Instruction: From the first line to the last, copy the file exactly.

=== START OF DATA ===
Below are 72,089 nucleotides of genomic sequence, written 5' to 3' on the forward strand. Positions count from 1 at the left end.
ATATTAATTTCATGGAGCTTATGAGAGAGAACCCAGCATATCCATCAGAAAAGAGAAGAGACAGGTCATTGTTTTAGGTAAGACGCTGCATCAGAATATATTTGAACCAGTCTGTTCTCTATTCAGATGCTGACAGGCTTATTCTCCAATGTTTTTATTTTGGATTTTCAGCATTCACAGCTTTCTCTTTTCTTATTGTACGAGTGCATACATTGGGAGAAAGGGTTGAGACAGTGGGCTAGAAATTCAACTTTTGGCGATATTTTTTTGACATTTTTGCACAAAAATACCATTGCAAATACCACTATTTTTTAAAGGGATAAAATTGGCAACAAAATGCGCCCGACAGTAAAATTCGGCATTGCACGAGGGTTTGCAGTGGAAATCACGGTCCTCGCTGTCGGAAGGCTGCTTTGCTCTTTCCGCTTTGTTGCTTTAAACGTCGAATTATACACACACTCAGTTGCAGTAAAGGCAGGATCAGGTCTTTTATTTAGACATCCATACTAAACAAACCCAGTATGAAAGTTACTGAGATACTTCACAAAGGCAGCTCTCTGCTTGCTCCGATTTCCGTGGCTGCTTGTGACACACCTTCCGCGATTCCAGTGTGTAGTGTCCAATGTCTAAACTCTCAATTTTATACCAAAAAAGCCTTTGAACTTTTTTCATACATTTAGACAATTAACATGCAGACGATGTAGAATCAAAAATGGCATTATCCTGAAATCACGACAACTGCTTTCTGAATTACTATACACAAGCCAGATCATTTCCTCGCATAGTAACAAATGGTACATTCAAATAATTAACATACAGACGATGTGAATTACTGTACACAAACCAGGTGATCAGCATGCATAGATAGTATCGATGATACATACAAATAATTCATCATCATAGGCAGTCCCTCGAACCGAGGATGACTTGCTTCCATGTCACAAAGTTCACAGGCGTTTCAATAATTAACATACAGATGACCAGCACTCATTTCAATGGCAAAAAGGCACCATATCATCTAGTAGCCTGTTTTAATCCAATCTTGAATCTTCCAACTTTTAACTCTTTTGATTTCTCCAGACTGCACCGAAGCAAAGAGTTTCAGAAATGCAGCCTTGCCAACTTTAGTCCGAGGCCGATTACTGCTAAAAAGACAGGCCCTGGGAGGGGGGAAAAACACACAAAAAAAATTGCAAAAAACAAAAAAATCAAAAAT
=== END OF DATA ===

Below are 72,089 nucleotides of genomic sequence, written 5' to 3' on the forward strand. Positions count from 1 at the left end.
ATATTAATTTCATGGAGCTTATGAGAGAGAACCCAGCATATCCATCAGAAAAGAGAAGAGACAGGTCATTGTTTTAGGTAAGACGCTGCATCAGAATATATTTGAACCAGTCTGTTCTCTATTCAGATGCTGACAGGCTTATTCTCCAATGTTTTTATTTTGGATTTTCAGCATTCACAGCTTTCTCTTTTCTTATTGTACGAGTGCATACATTGGGAGAAAGGGTTGAGACAGTGGGCTAGAAATTCAACTTTTGGCGATATTTTTTTGACATTTTTGCACAAAAATACCATTGCAAATACCACTATTTTTTAAAGGGATAAAATTGGCAACAAAATGCGCCCGACAGTAAAATTCGGCATTGCACGAGGGTTTGCAGTGGAAATCACGGTCCTCGCTGTCGGAAGGCTGCTTTGCTCTTTCCGCTTTGTTGCTTTAAACGTCGAATTATACACACACTCAGTTGCAGTAAAGGCAGGATCAGGTCTTTTATTTAGACATCCATACTAAACAAACCCAGTATGAAAGTTACTGAGATACTTCACAAAGGCAGCTCTCTGCTTGCTCCGATTTCCGTGGCTGCTTGTGACACACCTTCCGCGATTCCAGTGTGTAGTGTCCAATGTCTAAACTCTCAATTTTATACCAAAAAAGCCTTTGAACTTTTTTCATACATTTAGACAATTAACATGCAGACGATGTAGAATCAAAAATGGCATTATCCTGAAATCACGACAACTGCTTTCTGAATTACTATACACAAGCCAGATCATTTCCTCGCATAGTAACAAATGGTACATTCAAATAATTAACATACAGACGATGTGAATTACTGTACACAAACCAGGTGATCAGCATGCATAGATAGTATCGATGATACATACAAATAATTCATCATCATAGGCAGTCCCTCGAACCGAGGATGACTTGCTTCCATGTCACAAAGTTCACAGGCGTTTCAATAATTAACATACAGATGACCAGCACTCATTTCAATGGCAAAAAGGCACCATATCATCTAGTAGCCTGTTTTAATCCAATCTTGAATCTTCCAACTTTTAACTCTTTTGATTTCTCCAGACTGCACCGAAGCAAAGAGTTTCAGAAATGCAGCCTTGCCAACTTTAGTCCGAGGCCGATTACTGCTAAAAAGACAGGCCCTGGGAGGGGGGAAAAACACACAAAAAAAATTGCAAAAAACAAAAAAATCAAAAAT